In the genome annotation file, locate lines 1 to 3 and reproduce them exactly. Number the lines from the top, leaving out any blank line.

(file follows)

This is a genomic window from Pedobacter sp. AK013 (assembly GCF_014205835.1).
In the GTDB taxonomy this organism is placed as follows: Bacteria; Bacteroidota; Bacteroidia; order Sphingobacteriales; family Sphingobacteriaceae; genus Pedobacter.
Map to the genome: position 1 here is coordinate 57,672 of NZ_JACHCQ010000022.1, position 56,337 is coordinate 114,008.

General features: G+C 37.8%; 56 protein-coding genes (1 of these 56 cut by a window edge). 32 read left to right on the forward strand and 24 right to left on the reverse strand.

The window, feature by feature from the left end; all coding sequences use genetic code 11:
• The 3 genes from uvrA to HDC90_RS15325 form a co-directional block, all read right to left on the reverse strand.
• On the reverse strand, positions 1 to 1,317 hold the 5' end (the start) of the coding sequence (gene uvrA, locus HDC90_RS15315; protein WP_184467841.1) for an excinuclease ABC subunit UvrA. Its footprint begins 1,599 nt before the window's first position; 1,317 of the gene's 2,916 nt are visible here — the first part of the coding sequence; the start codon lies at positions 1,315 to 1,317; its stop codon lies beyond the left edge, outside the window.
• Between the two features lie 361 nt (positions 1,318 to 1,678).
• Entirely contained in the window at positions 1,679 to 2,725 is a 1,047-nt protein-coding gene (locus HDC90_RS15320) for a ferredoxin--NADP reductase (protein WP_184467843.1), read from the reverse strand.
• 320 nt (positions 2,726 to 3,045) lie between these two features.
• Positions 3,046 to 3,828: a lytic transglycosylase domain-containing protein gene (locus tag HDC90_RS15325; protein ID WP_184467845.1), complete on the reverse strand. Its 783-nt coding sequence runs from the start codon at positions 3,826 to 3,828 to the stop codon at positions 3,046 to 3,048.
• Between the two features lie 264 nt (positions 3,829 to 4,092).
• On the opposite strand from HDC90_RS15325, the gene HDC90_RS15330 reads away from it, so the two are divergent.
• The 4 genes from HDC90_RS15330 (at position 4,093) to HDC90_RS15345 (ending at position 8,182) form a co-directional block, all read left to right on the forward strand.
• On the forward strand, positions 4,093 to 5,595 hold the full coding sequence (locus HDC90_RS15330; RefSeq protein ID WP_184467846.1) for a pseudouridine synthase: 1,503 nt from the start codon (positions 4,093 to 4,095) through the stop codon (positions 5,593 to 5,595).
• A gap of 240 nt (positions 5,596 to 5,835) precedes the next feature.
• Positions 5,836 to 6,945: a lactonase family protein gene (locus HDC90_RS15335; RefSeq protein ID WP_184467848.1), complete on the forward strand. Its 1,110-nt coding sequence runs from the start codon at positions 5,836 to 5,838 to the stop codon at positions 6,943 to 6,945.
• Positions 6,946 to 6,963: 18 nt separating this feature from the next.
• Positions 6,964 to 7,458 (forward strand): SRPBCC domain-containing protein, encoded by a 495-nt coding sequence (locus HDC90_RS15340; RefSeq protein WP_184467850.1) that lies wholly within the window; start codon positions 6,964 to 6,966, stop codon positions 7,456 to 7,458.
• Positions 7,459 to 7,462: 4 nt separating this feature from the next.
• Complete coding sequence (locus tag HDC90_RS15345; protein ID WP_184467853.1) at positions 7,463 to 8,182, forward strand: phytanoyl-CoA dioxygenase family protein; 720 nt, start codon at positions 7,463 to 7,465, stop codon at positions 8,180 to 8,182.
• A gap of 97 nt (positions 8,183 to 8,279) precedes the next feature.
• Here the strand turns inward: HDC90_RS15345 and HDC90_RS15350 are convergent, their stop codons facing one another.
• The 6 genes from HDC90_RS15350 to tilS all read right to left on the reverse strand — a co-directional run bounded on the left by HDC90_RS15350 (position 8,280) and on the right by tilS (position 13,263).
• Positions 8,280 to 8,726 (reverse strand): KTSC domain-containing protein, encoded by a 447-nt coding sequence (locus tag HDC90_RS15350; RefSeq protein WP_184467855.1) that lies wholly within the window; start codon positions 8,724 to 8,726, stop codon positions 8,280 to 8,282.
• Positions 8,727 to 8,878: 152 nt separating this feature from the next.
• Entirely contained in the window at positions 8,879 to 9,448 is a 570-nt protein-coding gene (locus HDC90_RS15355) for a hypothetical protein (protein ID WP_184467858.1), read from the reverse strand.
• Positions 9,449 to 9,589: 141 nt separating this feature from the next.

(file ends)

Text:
This is a genomic window from Pedobacter sp. AK013 (assembly GCF_014205835.1).
In the GTDB taxonomy this organism is placed as follows: Bacteria; Bacteroidota; Bacteroidia; order Sphingobacteriales; family Sphingobacteriaceae; genus Pedobacter.
Map to the genome: position 1 here is coordinate 57,672 of NZ_JACHCQ010000022.1, position 56,337 is coordinate 114,008.